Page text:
Fibromyalgia – Disorder set apart by Widespread Pain

What is Fibromyalgia

The word “fibromyalgia” comes from the Latin phrase for fibrous tissue (fibro) and the Greek ones for muscle (myo) and pain (algia). Fibromyalgia syndrome is a chronic disorder set apart by widespread pain, diffuse tenderness, and a number of other symptoms. People with fibromyalgia have “Tender Points” on the body. Tender Points are particular places on the neck, shoulders, back, hips, arms, and legs. Fibromyalgia causes widespread pain and extreme tiredness. Although fibromyalgia is often considered an arthritis-related condition, in fact, it is not a variety of arthritis.

Fibromyalgia affects nearly 1 in 20 people worldwide; it is more common in women than men. In most cases, fibromyalgia develops between 30 and 60 years of age, but it can occur in people of any age, including children and the elderly.

Causes of Fibromyalgia

The causes of fibromyalgia are unidentified as yet, but there are a number of factors suspected to be involved. Many people correlate the progression of fibromyalgia with a physically or emotionally stressful or traumatic event, such as an automobile accident. Some connect it to repetitive injuries. Others link it to an illness. In other cases, it is thought that symptoms gradually accumulate over time with no particular triggering event.

Researchers believe that people with fibromyalgia may have a gene or genes that cause them to react strongly to stimuli that most people would not perceive as painful.  Recurring nerve stimulation causes the brains of fibromyalgia patients to transform. This transformation involves an unusual increase in levels of certain chemicals in the brain that signal pain (neurotransmitters). In addition, the brain’s pain receptors seem to develop a sort of memory of the pain and become more sensitive, meaning they can overreact to pain signals.

Location of Tender Points in Fibromyalgia

American College of Rheumatology (ACR) has designated 18 points on the body as possible tender points. Few points are located at following  places:

  • Back of the head
  • Between shoulder blades
  • Top of shoulders
  • Front sides of neck
  • Upper chest
  • Outer elbows
  • Upper hips
  • Sides of hips
  • Inner knees

Symptoms of Fibromyalgia.

Fibromyalgia can cause significant pain and fatigue, and it can interfere with a person’s ability to carry on daily activities. The pain linked with fibromyalgia often is described as a widespread constant monotonous pain, typically arising from muscles. Pain is considered widespread when it affects all four quadrants of the body, meaning it must be felt on both the left and right sides of the body as well as above and below the waist. Other symptoms are as follows:-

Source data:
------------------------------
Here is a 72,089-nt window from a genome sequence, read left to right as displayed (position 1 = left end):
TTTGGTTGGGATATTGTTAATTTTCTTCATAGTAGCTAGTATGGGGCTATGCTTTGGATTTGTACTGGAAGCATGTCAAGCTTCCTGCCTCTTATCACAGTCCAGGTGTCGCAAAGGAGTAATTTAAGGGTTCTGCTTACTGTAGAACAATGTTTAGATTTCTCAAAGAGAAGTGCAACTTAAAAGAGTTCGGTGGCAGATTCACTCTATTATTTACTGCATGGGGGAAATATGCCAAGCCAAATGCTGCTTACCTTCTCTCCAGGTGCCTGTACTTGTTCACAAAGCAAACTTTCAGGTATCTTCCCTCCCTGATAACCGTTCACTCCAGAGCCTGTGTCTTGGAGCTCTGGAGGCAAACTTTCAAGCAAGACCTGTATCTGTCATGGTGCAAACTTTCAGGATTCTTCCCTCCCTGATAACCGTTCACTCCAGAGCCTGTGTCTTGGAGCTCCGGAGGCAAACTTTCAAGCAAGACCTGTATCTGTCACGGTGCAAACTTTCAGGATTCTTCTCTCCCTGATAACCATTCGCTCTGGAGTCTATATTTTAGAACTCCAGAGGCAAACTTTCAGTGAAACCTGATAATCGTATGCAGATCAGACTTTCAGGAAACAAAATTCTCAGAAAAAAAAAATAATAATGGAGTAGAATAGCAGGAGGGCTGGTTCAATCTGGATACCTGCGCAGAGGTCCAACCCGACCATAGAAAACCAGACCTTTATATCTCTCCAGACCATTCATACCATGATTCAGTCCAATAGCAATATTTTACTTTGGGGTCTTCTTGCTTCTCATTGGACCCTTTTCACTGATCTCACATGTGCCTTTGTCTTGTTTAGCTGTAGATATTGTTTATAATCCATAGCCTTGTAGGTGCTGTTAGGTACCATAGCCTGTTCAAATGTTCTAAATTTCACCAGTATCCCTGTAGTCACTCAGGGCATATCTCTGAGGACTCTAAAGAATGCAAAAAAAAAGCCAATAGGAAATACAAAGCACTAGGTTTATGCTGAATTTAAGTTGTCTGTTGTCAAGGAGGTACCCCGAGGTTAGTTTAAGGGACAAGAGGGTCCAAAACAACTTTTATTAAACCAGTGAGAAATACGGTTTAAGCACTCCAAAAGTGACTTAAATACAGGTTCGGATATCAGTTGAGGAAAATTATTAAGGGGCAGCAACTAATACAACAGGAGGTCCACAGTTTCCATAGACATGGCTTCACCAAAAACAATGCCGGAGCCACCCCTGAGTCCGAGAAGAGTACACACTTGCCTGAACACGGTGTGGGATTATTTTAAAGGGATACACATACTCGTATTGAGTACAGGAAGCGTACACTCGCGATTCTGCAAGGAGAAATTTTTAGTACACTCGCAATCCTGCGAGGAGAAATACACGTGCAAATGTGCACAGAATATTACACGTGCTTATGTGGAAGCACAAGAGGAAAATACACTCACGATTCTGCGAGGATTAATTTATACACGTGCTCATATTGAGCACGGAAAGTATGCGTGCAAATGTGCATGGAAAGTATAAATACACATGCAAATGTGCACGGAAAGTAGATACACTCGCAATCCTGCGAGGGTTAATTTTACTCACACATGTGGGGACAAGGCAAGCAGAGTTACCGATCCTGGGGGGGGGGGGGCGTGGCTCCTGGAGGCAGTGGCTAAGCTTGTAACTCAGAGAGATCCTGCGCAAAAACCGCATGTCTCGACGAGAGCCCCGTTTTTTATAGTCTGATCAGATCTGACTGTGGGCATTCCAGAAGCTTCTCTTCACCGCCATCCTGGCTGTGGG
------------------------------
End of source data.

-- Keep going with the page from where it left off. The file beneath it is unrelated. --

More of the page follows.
• Trouble sleeping
  • Morning stiffness
  • Headaches
  • Painful menstrual periods
  • Tingling or numbness in hands and feet
  • Problems with thinking and memory (sometimes called “fibro fog”)

Diagnosis of Fibromyalgia

Symptoms of fibromyalgia have common characteristics with those of many other conditions, therefore, doctors often rule out other potential causes of these symptoms before making a diagnosis of fibromyalgia. There are currently no diagnostic laboratory tests for fibromyalgia; standard laboratory tests fail to reveal a physiologic reason for pain. Because there is no generally accepted, objective test for fibromyalgia, some doctors unfortunately may conclude a patient’s pain is not real, or they may tell the patient there is little they can do.

Treatment of Fibromyalgia

There is no cure for fibromyalgia, but medicine can help you manage your symptoms. Fibromyalgia can be difficult to diagnose and treat. Doctors generally prescribe medications aimed at reducing pain and daytime fatigue and improving sleep.  Only three medications, duloxetine, milnacipran, and pregabalin are approved by the U.S. Food and Drug Administration (FDA) for the treatment of fibromyalgia. Treatment tends to be a combination of:

  • Medicines. Mostly antidepressants and painkillers
  • Therapies. Counseling and Relaxation Therpies
  • Lifestyle changes. Better sleeping habits and Stress reduction

Many family physicians, general internists, or rheumatologists can treat fibromyalgia. Non drug therapies are used to complement to your medication.

  • Consider trying hands-on approaches (massage)
  • Movement therapies (Tai Chi)
  • Trigger point treatments (stretching sore muscles with heat)
  • Nutritional supplements such as magnesium with malic acid and various anti-oxidants to protect your tissues.

Self Help

There are many strategies you can use to ease your fibromyalgia symptoms,

  • Managing muscle tension
  • Reducing painful knots in your muscles (i.e., myofascial trigger points)
  • Conserving energy
  • Improving sleep.
  • Exercise regularily
  • Reduce Stress in life


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